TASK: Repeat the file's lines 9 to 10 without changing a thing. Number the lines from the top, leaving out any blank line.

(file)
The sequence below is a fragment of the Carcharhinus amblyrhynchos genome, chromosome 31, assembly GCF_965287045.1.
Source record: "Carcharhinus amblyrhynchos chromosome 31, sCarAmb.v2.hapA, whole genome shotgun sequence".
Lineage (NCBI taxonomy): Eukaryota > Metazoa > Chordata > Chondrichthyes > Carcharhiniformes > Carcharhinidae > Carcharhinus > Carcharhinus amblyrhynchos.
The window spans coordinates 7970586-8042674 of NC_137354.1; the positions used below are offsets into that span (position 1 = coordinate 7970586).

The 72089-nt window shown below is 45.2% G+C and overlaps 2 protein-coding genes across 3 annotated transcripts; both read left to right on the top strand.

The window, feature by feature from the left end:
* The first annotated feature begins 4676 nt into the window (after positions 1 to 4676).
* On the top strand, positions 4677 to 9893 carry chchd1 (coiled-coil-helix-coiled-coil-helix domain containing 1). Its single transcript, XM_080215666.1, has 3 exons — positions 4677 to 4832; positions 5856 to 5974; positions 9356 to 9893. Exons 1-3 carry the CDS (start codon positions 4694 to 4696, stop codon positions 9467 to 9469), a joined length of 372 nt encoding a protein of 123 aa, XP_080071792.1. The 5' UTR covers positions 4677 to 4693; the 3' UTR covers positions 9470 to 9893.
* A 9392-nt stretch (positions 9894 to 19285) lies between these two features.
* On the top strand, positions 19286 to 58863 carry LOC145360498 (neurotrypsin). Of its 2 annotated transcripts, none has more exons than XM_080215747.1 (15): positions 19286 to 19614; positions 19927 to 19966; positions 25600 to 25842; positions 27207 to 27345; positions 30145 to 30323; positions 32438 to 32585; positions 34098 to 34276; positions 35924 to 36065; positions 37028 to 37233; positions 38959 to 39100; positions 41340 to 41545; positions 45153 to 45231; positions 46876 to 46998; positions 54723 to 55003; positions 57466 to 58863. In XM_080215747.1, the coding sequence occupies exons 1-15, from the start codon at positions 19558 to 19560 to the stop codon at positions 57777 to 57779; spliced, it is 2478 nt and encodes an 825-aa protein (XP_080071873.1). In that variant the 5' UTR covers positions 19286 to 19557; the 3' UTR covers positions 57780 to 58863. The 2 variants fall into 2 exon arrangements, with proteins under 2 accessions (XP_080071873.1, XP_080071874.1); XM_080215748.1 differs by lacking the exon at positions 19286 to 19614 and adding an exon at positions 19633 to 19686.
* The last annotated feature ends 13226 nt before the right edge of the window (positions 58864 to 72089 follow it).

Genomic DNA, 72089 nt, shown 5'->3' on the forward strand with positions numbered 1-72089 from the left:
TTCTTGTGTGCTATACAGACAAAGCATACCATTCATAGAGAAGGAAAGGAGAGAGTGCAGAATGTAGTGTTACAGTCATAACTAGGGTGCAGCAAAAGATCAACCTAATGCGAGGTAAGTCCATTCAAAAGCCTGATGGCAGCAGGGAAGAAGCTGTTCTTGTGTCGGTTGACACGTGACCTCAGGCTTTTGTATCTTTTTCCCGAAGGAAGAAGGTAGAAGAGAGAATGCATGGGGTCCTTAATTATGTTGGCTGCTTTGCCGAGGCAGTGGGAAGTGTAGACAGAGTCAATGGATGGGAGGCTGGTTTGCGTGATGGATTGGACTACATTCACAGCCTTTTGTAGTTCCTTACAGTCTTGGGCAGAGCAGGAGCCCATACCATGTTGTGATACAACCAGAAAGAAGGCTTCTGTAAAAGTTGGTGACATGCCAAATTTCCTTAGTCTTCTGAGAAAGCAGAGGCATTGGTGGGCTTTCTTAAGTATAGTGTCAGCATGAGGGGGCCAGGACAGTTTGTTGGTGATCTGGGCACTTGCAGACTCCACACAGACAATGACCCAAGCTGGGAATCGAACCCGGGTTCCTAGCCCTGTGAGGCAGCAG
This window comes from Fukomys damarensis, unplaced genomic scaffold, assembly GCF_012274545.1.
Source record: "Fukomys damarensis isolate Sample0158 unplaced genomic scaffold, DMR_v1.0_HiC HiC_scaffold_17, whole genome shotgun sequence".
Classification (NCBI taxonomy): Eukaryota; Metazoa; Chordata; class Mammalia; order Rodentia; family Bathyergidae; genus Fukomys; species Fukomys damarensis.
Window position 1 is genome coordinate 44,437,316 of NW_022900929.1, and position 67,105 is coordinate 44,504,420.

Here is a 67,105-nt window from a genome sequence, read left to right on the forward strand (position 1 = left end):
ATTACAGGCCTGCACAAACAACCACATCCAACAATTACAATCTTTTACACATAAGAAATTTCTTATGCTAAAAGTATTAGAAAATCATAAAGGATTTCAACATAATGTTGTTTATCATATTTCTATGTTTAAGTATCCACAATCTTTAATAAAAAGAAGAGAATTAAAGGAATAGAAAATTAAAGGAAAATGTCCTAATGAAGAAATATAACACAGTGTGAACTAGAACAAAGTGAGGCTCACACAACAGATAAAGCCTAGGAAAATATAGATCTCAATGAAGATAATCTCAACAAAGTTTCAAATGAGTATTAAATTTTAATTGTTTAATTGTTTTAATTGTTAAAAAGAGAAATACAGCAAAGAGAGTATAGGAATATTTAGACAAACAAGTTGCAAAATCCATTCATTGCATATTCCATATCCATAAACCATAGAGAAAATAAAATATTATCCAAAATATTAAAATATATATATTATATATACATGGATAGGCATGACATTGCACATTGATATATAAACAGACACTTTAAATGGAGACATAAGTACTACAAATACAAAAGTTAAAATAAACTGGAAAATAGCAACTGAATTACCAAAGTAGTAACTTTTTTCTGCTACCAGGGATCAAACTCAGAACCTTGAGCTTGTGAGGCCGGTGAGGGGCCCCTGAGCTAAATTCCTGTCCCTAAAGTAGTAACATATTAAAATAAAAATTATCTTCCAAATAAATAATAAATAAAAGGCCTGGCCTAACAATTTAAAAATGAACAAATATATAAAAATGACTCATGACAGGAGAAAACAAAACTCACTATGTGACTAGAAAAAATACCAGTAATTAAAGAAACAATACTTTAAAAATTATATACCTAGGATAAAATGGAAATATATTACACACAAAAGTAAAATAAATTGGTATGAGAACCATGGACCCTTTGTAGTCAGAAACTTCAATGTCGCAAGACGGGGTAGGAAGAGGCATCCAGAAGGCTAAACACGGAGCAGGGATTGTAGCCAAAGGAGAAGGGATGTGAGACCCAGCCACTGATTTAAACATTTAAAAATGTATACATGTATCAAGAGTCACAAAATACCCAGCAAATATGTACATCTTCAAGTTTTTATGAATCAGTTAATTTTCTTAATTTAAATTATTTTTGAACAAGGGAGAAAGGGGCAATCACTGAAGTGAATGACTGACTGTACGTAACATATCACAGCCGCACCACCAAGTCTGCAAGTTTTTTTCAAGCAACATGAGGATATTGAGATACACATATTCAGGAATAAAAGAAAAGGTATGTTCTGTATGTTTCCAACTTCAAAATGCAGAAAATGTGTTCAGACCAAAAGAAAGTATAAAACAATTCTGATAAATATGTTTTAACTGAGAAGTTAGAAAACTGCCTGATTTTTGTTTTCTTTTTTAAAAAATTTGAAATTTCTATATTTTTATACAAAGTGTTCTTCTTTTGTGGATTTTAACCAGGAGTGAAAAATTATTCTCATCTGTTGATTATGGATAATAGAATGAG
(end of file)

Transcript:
* A 9392-nt stretch (positions 9894 to 19285) lies between these two features.
* On the top strand, positions 19286 to 58863 carry LOC145360498 (neurotrypsin). Of its 2 annotated transcripts, none has more exons than XM_080215747.1 (15): positions 19286 to 19614; positions 19927 to 19966; positions 25600 to 25842; positions 27207 to 27345; positions 30145 to 30323; positions 32438 to 32585; positions 34098 to 34276; positions 35924 to 36065; positions 37028 to 37233; positions 38959 to 39100; positions 41340 to 41545; positions 45153 to 45231; positions 46876 to 46998; positions 54723 to 55003; positions 57466 to 58863. In XM_080215747.1, the coding sequence occupies exons 1-15, from the start codon at positions 19558 to 19560 to the stop codon at positions 57777 to 57779; spliced, it is 2478 nt and encodes an 825-aa protein (XP_080071873.1). In that variant the 5' UTR covers positions 19286 to 19557; the 3' UTR covers positions 57780 to 58863. The 2 variants fall into 2 exon arrangements, with proteins under 2 accessions (XP_080071873.1, XP_080071874.1); XM_080215748.1 differs by lacking the exon at positions 19286 to 19614 and adding an exon at positions 19633 to 19686.